I was recently privileged to join the Year 13 class at Sacred Heart College, Lower Hutt for their Leadership Mass at which students are commissioned in various leadership roles within the school. They covenant with the rest of the school that they will, in various named ways, build on the past tradition of the college while adding something unique and special to its present history.
They fulfilled their covenant even as the liturgy unfolded but most of the students would not have been aware of it. This unique and special contribution was visible only to those who were on the stage and facing the congregation. What was originally designed simply as a way to distribute communion that would allow the reverence of that moment to be respected turned into a liturgical movement, a dance that was mesmerising for the brief period that it lasted. As alternative rows moved in opposite directions, a wonderful rhythmic flow was created all through the tiers at the back of the hall that was quite beautiful to behold. For a few moment I was content to simply enjoy this “unplanned” gift.
Afterwards I found myself pondering once again the “accidental” nature of grace”. Grace is by nature a gift. It is not something we make happen but rather something that can be triggered by what happens to us, around us or in us. Things are happening all the time. Some of these are bad – hatred, greed, conflict, violence towards people and the earth, indifference, envy and other variations on the deadly sins. Some are good –random acts of kindness, generosity, care and concern, the mysterious workings of our bodies, sunrises and sunsets and other wonders of the natural world. Sometimes we don’t even notice these happenings which is why one of the first steps in the spiritual life is often described as “waking up” or becoming aware of what is going on around us and in us.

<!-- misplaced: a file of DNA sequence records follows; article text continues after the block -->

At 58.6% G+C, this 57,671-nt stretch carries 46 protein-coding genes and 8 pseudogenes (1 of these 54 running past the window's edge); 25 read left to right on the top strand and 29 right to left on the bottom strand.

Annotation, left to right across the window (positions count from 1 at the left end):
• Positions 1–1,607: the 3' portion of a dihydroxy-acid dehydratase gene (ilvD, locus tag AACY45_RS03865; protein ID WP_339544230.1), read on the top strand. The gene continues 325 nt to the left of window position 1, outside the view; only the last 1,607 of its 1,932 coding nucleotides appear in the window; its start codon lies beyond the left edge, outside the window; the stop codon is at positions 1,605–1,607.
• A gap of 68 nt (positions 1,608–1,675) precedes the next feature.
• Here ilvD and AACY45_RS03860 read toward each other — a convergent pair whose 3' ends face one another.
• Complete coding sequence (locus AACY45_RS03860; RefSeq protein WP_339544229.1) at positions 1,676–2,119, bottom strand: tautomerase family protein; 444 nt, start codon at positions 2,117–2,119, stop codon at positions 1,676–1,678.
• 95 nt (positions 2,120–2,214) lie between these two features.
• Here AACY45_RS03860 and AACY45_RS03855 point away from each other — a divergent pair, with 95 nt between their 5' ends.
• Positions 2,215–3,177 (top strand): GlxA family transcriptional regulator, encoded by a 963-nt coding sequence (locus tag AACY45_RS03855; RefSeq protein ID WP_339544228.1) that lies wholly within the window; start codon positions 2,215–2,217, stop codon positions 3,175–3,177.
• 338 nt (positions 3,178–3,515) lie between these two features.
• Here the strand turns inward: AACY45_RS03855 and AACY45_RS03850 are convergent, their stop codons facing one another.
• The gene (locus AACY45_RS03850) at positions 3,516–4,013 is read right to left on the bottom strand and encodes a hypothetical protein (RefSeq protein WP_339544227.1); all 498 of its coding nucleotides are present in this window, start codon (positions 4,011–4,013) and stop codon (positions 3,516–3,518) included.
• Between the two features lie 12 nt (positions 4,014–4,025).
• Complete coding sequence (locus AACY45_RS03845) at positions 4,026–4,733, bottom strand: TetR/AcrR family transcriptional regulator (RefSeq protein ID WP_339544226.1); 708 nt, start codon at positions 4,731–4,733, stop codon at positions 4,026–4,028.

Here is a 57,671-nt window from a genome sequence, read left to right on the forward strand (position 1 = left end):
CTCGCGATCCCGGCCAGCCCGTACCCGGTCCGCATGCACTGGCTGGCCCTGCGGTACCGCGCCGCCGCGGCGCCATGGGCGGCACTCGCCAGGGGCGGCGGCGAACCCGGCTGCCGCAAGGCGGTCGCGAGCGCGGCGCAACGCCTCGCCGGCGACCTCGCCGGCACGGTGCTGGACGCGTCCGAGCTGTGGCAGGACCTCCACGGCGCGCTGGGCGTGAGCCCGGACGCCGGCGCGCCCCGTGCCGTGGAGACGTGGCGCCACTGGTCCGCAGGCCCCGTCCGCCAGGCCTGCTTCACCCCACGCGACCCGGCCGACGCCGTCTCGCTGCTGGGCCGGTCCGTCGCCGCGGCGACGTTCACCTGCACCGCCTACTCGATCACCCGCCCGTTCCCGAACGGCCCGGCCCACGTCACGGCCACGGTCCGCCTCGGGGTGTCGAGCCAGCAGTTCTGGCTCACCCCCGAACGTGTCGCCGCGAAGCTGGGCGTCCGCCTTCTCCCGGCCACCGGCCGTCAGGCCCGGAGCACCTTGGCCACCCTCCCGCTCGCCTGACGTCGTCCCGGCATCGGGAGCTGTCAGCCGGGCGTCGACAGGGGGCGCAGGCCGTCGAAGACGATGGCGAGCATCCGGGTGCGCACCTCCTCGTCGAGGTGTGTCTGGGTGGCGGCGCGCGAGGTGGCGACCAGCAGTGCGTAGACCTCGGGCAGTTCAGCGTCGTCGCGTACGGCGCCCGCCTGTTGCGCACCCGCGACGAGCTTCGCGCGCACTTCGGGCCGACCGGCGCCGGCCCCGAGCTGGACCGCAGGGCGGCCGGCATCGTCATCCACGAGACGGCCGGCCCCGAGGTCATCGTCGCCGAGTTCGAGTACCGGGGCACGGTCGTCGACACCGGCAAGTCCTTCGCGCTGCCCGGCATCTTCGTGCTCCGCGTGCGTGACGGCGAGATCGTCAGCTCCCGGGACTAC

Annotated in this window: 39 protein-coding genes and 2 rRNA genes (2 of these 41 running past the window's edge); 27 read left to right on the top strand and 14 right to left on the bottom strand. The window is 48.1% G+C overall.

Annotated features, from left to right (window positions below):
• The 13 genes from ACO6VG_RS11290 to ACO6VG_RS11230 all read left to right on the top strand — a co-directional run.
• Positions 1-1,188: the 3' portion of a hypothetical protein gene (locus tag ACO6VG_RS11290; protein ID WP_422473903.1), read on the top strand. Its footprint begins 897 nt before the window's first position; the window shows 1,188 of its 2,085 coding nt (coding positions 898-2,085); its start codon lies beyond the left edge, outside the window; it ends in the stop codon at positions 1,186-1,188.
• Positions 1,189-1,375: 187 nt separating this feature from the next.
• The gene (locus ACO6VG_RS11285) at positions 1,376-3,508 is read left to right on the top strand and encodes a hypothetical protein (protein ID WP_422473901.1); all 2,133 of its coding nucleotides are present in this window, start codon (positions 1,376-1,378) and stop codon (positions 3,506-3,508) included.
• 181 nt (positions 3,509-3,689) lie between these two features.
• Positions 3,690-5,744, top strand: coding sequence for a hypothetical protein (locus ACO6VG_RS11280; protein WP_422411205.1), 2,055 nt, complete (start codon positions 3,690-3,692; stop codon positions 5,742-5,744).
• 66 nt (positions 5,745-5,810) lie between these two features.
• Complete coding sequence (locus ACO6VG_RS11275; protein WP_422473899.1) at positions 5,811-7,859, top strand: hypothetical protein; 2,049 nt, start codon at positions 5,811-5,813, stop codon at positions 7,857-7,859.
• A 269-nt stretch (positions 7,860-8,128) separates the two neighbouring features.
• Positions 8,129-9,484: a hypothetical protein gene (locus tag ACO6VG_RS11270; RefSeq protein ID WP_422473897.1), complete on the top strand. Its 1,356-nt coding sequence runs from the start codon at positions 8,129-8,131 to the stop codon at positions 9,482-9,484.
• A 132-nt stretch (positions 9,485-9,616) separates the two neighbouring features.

In this season of Lent we are called to turn away from sin and believe the good news. The first part of this call involves being awake to what sin looks like and where it is happening. “Turning away” does not mean denying the reality of sin or closing our eyes to it. We are to see it clearly but refuse to collude with it, make compromises with it or cooperate with it in any way. The second part concerns what we turn towards which is living and witnessing to the gospel. This part involves being awake and alert to grace, a short hand term for the presence and activity of God in our world. We need to be able to recognise that presence and activity wherever it is happening and to cooperate fully with what the Holy Spirit is doing. Sometimes we find grace in unexpected places and unlikely people. It can be missed sometimes because we are asleep, or looking in the wrong direction or because we had no expectation that grace would appear where and as it did.
In a world that is sometimes obsessed with control, with making things happen this little experience of gift At Sacred Heart College was a reminder to me that we live in a graced world. Yes sin is a reality in our world which we must turn away from but St Paul suggests “grace abounds even more” and it is vital that we are wide awake and turning towards it.
Fr Pat O'Shea lives at St Columbans Lower Hutt, New Zealand.